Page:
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Office News & Updates


Flu Season Update

It is flu season – come on in for the flu shot. Note that this year we are only providing flu shots and NO Flumist. Flumist was discontinued because it has proven to be ineffective the last two seasons. For questions please contact the office.

Meningitis Type B Vaccine Available

We have Meningitis Type B vaccine for highschool kids and college kids. Please ask your doctor if recommended for your child.

AAP Urges Vaccinations

We at Chevy Chase Pediatrics strongly recommend to vaccinate against childhood illnesses. Please read the article below to address the importance of the measles vaccine in light of the current measles outbreak. If you have any questions, please schedule an appointment with your provider to discuss your child’s vaccinations. American Academy of Pediatrics President Urges Parents to Vaccinate Their Children Against Measles

Morning Call Hours Update

Please note that as of Nov 15, Dr. de la Croix-Vaubois has discontinued morning call in time. Patients who need to get in contact should email Dr. de la Croix-Vaubois directly, or call the regular office number.

Dr. Bennett’s Site

Patients are welcomed to check out the latest on Dr. Bennett’s personal website, HowardJBennett.com, which has frequent posts including fun stuff for kids as well as a blog and medical information for parents.

Only Two Shots Needed for HPV Vaccine

Kids only need two shots to complete the HPV series instead of three. If you have started the series or received the second vaccine at age 15 years or older, then you still need to complete the three dose series.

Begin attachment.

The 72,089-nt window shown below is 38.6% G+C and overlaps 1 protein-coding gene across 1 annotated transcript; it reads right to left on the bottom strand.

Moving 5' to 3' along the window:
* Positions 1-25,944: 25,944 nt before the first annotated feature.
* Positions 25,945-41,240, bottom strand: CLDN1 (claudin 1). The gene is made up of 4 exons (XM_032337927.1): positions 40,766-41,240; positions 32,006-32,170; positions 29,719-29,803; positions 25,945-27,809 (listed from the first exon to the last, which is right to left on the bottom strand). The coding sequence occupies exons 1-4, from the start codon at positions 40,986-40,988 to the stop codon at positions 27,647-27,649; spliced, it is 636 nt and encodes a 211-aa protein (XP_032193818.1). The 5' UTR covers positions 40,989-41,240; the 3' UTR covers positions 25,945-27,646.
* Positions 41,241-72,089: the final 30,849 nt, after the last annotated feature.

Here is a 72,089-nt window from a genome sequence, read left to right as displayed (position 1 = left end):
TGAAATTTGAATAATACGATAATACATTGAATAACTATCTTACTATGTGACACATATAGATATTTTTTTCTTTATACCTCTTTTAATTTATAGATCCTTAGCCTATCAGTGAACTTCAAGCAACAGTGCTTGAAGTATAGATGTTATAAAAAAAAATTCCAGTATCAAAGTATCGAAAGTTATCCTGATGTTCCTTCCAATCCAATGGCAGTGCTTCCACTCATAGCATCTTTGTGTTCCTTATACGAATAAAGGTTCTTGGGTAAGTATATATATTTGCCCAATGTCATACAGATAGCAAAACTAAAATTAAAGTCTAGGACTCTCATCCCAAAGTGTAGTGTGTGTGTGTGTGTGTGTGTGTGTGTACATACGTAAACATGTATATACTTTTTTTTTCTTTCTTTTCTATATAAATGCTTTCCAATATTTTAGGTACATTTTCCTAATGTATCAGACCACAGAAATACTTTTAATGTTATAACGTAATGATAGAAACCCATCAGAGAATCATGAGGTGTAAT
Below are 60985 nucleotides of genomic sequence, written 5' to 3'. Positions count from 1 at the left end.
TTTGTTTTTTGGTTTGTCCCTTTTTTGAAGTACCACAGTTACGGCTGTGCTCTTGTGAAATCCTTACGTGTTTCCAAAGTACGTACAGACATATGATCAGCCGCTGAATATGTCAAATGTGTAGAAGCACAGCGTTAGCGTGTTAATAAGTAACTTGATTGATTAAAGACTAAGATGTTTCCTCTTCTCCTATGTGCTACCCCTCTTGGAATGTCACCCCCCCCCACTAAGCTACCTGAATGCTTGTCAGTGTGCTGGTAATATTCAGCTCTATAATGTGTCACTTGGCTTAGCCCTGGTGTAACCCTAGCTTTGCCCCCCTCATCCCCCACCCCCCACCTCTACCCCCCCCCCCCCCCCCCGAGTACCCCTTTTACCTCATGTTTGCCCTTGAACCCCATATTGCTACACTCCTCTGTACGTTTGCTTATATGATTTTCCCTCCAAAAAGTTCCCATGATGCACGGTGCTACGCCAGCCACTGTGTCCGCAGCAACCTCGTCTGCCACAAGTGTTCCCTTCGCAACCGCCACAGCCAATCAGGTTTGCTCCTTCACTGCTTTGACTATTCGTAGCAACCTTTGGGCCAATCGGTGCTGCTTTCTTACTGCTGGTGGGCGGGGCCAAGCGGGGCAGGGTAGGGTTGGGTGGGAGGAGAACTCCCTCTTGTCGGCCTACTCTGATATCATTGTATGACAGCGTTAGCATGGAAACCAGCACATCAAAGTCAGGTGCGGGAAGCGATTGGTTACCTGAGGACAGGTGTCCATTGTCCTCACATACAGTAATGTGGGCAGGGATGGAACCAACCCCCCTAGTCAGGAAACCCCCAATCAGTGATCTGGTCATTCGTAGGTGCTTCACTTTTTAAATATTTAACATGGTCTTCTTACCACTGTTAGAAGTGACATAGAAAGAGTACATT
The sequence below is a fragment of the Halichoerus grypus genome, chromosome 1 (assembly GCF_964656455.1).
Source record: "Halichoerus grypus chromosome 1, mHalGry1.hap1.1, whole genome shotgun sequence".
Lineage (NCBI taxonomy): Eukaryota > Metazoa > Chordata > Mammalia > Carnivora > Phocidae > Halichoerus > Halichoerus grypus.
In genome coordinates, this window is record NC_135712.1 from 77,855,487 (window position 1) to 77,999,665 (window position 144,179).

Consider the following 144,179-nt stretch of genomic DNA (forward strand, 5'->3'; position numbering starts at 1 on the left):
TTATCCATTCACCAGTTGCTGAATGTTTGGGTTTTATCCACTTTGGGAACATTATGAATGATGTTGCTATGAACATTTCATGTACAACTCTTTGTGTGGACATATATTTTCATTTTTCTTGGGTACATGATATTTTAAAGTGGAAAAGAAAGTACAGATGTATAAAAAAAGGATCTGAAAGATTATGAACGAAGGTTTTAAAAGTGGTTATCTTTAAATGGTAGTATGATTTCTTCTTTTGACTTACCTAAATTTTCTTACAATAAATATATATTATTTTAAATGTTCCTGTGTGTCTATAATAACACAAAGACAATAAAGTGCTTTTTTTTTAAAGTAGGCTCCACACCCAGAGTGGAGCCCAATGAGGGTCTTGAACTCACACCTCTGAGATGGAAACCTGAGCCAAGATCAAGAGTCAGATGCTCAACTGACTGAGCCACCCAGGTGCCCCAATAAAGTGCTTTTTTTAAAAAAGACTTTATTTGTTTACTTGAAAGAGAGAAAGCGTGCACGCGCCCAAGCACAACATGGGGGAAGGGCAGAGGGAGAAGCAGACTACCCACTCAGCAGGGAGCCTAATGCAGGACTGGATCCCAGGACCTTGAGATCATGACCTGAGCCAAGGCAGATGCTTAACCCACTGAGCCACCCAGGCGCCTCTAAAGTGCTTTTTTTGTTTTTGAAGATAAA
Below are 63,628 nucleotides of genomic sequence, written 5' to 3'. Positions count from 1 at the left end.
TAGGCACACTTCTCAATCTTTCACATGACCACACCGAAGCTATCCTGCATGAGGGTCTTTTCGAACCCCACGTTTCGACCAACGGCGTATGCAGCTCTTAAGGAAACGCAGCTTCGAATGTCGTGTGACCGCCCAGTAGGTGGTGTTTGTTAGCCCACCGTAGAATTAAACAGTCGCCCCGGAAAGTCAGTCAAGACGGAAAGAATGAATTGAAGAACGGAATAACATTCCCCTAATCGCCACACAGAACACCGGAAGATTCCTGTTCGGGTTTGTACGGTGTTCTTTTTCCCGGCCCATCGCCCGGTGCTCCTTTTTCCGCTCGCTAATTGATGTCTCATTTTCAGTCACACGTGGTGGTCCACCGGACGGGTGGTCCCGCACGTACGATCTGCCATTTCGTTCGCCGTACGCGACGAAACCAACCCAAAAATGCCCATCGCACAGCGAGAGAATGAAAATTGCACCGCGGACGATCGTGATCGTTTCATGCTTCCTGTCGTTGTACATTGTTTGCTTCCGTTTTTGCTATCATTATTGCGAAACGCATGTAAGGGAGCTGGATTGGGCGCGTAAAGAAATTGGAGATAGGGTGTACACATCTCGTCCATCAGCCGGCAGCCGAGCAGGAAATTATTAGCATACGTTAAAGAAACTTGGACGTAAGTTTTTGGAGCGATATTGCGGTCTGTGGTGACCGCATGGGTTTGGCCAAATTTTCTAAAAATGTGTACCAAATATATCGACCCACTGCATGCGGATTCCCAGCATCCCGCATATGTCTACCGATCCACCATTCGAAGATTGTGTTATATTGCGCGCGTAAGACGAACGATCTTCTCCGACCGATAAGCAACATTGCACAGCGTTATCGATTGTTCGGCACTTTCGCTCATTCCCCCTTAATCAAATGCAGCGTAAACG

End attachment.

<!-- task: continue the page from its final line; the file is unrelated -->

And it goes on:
Adult Booster Shots

Adolescents have received tetanus/diphtheria booster shots (Td) for decades. In 2005, we started giving pertussis (whooping cough) boosters to our teenage patients. This decision was based on research that showed childhood immunity to pertussis waned during adolescence. The vaccine is called Tdap and is usually given at the 11-year-old physical. It protects against diphtheria, tetanus and pertussis. Adults are at risk to get pertussis as well and are more likely to spread the infection to infants. In 2005, the CDC recommended the routine use of a single dose of Tdap for adults 19-64 years of age to replace the next booster shot for tetanus and diphtheria (Td). The CDC recommended getting a Tdap sooner for adults that have close contact with infants less than 12 months of age. In 2010, there was an outbreak of pertussis in California that claimed the lives of several infants. This has led to a renewed interest in vaccinating adults against this serious and highly contagious disease. The best place for parents to get a Tdap is from their own doctors. However, if this cannot be arranged, we will give you the vaccination in our office. You can schedule a nurse’s visit to get the shot or we can give it to you if you are in the office with one of your children.

News

For the latest news and updates please call the office.